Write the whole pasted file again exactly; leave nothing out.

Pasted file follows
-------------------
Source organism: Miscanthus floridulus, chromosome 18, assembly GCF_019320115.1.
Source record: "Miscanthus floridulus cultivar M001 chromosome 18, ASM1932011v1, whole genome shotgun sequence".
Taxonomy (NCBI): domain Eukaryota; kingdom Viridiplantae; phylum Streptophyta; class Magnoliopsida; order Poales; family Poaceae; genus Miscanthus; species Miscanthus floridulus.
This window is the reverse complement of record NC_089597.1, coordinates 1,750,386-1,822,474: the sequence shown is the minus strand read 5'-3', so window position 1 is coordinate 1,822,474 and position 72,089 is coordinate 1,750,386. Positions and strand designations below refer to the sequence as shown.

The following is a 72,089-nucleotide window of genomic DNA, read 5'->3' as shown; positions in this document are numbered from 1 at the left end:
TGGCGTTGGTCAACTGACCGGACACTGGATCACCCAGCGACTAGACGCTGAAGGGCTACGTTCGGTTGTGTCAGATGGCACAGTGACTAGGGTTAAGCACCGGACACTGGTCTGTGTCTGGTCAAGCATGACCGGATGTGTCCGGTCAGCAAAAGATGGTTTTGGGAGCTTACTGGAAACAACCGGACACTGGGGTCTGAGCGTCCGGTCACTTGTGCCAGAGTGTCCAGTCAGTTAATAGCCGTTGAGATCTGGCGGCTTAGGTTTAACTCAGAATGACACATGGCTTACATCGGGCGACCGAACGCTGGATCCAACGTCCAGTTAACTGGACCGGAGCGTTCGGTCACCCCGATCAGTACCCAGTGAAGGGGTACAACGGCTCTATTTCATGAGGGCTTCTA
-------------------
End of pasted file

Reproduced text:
Source organism: Miscanthus floridulus, chromosome 18, assembly GCF_019320115.1.
Source record: "Miscanthus floridulus cultivar M001 chromosome 18, ASM1932011v1, whole genome shotgun sequence".
Taxonomy (NCBI): domain Eukaryota; kingdom Viridiplantae; phylum Streptophyta; class Magnoliopsida; order Poales; family Poaceae; genus Miscanthus; species Miscanthus floridulus.
This window is the reverse complement of record NC_089597.1, coordinates 1,750,386-1,822,474: the sequence shown is the minus strand read 5'-3', so window position 1 is coordinate 1,822,474 and position 72,089 is coordinate 1,750,386. Positions and strand designations below refer to the sequence as shown.

The following is a 72,089-nucleotide window of genomic DNA, read 5'->3' as shown; positions in this document are numbered from 1 at the left end:
TGGCGTTGGTCAACTGACCGGACACTGGATCACCCAGCGACTAGACGCTGAAGGGCTACGTTCGGTTGTGTCAGATGGCACAGTGACTAGGGTTAAGCACCGGACACTGGTCTGTGTCTGGTCAAGCATGACCGGATGTGTCCGGTCAGCAAAAGATGGTTTTGGGAGCTTACTGGAAACAACCGGACACTGGGGTCTGAGCGTCCGGTCACTTGTGCCAGAGTGTCCAGTCAGTTAATAGCCGTTGAGATCTGGCGGCTTAGGTTTAACTCAGAATGACACATGGCTTACATCGGGCGACCGAACGCTGGATCCAACGTCCAGTTAACTGGACCGGAGCGTTCGGTCACCCCGATCAGTACCCAGTGAAGGGGTACAACGGCTCTATTTCATGAGGGCTTCTA